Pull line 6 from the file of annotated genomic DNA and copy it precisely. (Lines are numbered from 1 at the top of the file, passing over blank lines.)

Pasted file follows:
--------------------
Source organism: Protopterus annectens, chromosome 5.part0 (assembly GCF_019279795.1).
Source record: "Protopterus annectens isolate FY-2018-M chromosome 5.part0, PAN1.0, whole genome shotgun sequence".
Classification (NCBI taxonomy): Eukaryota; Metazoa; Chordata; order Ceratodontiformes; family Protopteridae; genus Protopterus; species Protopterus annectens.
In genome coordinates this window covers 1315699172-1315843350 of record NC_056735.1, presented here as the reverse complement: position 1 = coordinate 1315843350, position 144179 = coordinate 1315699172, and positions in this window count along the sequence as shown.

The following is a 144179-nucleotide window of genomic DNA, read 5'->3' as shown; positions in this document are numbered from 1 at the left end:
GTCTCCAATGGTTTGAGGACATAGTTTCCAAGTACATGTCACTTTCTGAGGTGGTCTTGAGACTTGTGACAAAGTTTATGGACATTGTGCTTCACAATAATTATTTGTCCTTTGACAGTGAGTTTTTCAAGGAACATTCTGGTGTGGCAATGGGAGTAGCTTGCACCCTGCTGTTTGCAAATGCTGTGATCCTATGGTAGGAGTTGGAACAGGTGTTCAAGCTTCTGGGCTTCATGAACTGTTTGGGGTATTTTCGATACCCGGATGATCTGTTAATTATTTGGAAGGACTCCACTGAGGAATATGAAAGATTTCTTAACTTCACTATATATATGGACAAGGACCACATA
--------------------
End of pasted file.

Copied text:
GTCTCCAATGGTTTGAGGACATAGTTTCCAAGTACATGTCACTTTCTGAGGTGGTCTTGAGACTTGTGACAAAGTTTATGGACATTGTGCTTCACAATAATTATTTGTCCTTTGACAGTGAGTTTTTCAAGGAACATTCTGGTGTGGCAATGGGAGTAGCTTGCACCCTGCTGTTTGCAAATGCTGTGATCCTATGGTAGGAGTTGGAACAGGTGTTCAAGCTTCTGGGCTTCATGAACTGTTTGGGGTATTTTCGATACCCGGATGATCTGTTAATTATTTGGAAGGACTCCACTGAGGAATATGAAAGATTTCTTAACTTCACTATATATATGGACAAGGACCACATA